What are investors looking for? How do you create an investment deck? What’s the most appropriate language and terminology?
Raising funding for your business can be tough. It’s difficult for all types of businesses, and there’s very little advice to go on.
Here, I’ll cover three essential topics for effective communication with investors and funders and if you follow these steps, it will certainly increase your chances of successfully raising funds for your business.
Guiding the investor’s journey
Sending information to an investor can be subject to some bad practices. You need to be sure the investor sees the information you intend. E.G., if you send over your Pitch Deck before you’ve had the chance to develop a relationship and tell them about your company, it probably won’t be that impactful.
So, you need to guide their journey. Here is a flow diagram to illustrate the ideal investor journey.
When connecting with a potential investor or funder (via LinkedIn, an investment website, such as the UK Business Angels Association (UKBAA), or in-person), your first step is to send the prospective investor an executive summary.
This summary should fit on a single page and include:
- Your point of difference
- Past experience or successes
- Current traction (if you’ve achieved anything)
- The full terms of the deal, the amount you’re seeking and the type (loan, equity, bond, etc.)
- Key information about your business; number of employees, projected / actual customer numbers, size of the space, etc.
- The directors and management team
- Any other key information that’s likely to help them make an investment decision
It’s likely that when the investor has reviewed your executive summary they will once again ask you to send over your deck. This is a tremendously positive signal and a sign you should attempt to initiate a face-to-face meeting, video conference, or failing both of those options, a call.
If you haven’t sent them your deck at this stage, you need to send a stripped-down version with no text to distract them instead. You’ll then talk them through your business model and its strengths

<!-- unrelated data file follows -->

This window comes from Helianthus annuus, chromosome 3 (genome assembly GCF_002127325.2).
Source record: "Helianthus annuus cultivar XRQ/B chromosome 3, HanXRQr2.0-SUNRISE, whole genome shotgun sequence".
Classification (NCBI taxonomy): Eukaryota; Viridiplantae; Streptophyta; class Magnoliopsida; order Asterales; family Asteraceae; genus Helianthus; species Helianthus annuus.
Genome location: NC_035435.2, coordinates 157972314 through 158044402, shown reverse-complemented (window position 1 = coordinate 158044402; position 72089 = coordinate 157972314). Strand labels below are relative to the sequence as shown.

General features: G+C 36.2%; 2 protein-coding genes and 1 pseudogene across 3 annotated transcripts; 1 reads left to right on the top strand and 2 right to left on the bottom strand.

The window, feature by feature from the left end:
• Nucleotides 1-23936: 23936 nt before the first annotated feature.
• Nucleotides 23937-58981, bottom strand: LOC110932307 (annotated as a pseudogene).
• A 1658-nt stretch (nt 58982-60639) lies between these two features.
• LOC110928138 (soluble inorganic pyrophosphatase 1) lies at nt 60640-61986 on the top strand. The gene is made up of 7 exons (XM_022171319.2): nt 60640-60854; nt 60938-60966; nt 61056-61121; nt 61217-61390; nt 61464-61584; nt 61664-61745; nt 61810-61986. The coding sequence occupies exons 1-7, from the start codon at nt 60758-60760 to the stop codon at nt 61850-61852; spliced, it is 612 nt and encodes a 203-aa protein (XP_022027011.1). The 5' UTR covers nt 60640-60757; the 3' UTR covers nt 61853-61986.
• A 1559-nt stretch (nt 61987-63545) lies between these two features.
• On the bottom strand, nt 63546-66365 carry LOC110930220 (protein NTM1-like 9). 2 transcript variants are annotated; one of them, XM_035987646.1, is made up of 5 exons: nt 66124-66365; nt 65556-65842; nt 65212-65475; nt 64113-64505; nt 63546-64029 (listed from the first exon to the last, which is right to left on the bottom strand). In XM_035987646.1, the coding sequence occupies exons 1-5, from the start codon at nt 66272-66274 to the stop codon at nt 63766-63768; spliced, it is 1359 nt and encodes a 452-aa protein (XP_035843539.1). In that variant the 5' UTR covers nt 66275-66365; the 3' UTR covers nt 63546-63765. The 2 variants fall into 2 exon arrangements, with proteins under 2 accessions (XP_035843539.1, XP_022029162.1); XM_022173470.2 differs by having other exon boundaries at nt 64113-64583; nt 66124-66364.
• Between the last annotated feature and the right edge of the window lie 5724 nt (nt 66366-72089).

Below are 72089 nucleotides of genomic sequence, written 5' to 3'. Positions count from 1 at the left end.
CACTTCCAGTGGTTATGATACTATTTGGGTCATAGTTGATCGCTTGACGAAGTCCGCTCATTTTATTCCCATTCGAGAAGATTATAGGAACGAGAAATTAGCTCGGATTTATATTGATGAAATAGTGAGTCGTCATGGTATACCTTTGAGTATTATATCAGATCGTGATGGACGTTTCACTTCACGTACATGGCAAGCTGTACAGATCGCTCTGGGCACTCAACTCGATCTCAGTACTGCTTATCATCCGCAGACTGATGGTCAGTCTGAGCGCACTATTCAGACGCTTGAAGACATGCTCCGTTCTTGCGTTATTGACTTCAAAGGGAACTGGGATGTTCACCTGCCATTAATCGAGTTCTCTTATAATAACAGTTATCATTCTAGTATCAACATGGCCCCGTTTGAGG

Once, and only once you’ve had a successful live interaction with the prospective investor, you can leave them with a version of your presentation. The text included should roughly mirror what you said in your meeting and should feature a full financial model in a spreadsheet. Don’t send them a lengthy text-heavy business plan, they probably won’t read it even if they ask for it!
At the stage you meet an investor face-to-face or over video conference (to a lesser degree on the phone), there are a few key skills you can adopt, including:
- Always Be Closing (ABC): Closing involves encouraging your prospective investor to reflect on how interested they are in your idea. Just ask them how they feel, what they like about your opportunity and whether they have any barriers to investing.
- Active Listening: While your pitch documents will be fairly fixed by this stage, by listening to the investor you can tailor your presentation towards the areas they are interested in. Always ask them about what they like to invest in before you pitch.
- Mirroring: This is a technique where you make someone feel more relaxed by mirroring their body language, which is why face-to-face or video meetings work best.
- Recognising Positive Buying Signals: Closed body language such as folded arms means they’re probably not going to invest. But if you present yourself in a calm but engaging manner, they might then start to instinctively mirror you and open up. Other signals also include asking you more about the numbers, next steps, and timescales.
- Identify Their Hot Buttons (see below): You’ll have already identified one or two key highlights of your pitch that are likely to trigger their hot buttons. You’ll have some flexibility with how you frame your points of difference, but it’s better to find out early on if your hot buttons don’t match. It’ll save you a lot of wasted meetings and follow-ups.
The assumption that an investor is just aiming to make money is where most entrepreneurs go wrong. While investors of course want to believe that backing your business will bring them a decent ROI, their trust in you will be triggered by their hot buttons.
Take, for example, an investor who makes regular money from a property investment. They might be interested in investing in a property development business so that they can diversify their portfolio (their hot button in this case) but through a business model they understand and have faith in.
Hot buttons chime with an individual’s worldview, and there are generally two types that you can influence; emotional and rational. Hitting an emotional hot button might involve presenting an environmentally-minded investor with an innovation that protects rainforests. Pushing another hot button may involve offering an investment opportunity to a teetotaller who recognises the soaring craft beer trend. If your investment doesn’t trigger at least one hot button, then you’ll have a much harder job.
To best locate a funder’s hot button, have them look at your pitch deck and financial model and ask two questions: What stood out to them the most? And, what was their biggest barrier to investment?
Attaining answers to both these questions will give you a more realistic view. To ensure the answer is genuine, have someone independent ask the questions.
So, there are some rules when it comes to developing an investor comms strategy and, based on my involvement with over 30 fundraises, I’ve created a system that’s remarkably effective.
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